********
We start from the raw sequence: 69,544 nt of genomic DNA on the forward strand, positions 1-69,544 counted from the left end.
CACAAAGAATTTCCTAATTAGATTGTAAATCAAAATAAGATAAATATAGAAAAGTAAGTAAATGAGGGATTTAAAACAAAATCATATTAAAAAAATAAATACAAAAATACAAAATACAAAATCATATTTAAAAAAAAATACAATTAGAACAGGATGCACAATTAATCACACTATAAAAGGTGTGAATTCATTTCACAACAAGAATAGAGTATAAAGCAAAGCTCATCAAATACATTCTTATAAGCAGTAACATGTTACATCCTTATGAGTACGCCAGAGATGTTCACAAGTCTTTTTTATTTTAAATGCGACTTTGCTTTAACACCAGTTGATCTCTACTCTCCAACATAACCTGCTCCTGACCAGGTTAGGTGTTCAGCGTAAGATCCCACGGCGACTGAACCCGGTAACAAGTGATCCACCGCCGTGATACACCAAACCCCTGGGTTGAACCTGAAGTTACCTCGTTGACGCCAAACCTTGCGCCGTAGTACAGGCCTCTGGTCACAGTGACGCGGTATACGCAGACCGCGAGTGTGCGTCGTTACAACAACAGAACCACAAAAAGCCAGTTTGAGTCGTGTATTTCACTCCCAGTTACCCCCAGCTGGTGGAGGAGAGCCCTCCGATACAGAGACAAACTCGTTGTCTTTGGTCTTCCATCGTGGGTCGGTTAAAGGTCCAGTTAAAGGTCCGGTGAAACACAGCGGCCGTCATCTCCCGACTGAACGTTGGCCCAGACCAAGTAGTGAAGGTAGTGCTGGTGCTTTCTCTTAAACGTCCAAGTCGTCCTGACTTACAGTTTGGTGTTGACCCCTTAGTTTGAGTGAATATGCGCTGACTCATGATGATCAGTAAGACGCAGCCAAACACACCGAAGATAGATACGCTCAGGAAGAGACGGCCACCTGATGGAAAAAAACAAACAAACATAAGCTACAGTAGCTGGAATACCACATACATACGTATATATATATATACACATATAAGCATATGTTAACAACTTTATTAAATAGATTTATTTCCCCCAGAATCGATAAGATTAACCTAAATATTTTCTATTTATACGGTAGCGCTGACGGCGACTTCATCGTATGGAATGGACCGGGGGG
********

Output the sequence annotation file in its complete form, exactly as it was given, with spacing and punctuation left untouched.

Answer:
We start from the raw sequence: 69,544 nt of genomic DNA on the forward strand, positions 1-69,544 counted from the left end.
CACAAAGAATTTCCTAATTAGATTGTAAATCAAAATAAGATAAATATAGAAAAGTAAGTAAATGAGGGATTTAAAACAAAATCATATTAAAAAAATAAATACAAAAATACAAAATACAAAATCATATTTAAAAAAAAATACAATTAGAACAGGATGCACAATTAATCACACTATAAAAGGTGTGAATTCATTTCACAACAAGAATAGAGTATAAAGCAAAGCTCATCAAATACATTCTTATAAGCAGTAACATGTTACATCCTTATGAGTACGCCAGAGATGTTCACAAGTCTTTTTTATTTTAAATGCGACTTTGCTTTAACACCAGTTGATCTCTACTCTCCAACATAACCTGCTCCTGACCAGGTTAGGTGTTCAGCGTAAGATCCCACGGCGACTGAACCCGGTAACAAGTGATCCACCGCCGTGATACACCAAACCCCTGGGTTGAACCTGAAGTTACCTCGTTGACGCCAAACCTTGCGCCGTAGTACAGGCCTCTGGTCACAGTGACGCGGTATACGCAGACCGCGAGTGTGCGTCGTTACAACAACAGAACCACAAAAAGCCAGTTTGAGTCGTGTATTTCACTCCCAGTTACCCCCAGCTGGTGGAGGAGAGCCCTCCGATACAGAGACAAACTCGTTGTCTTTGGTCTTCCATCGTGGGTCGGTTAAAGGTCCAGTTAAAGGTCCGGTGAAACACAGCGGCCGTCATCTCCCGACTGAACGTTGGCCCAGACCAAGTAGTGAAGGTAGTGCTGGTGCTTTCTCTTAAACGTCCAAGTCGTCCTGACTTACAGTTTGGTGTTGACCCCTTAGTTTGAGTGAATATGCGCTGACTCATGATGATCAGTAAGACGCAGCCAAACACACCGAAGATAGATACGCTCAGGAAGAGACGGCCACCTGATGGAAAAAAACAAACAAACATAAGCTACAGTAGCTGGAATACCACATACATACGTATATATATATATACACATATAAGCATATGTTAACAACTTTATTAAATAGATTTATTTCCCCCAGAATCGATAAGATTAACCTAAATATTTTCTATTTATACGGTAGCGCTGACGGCGACTTCATCGTATGGAATGGACCGGGGGG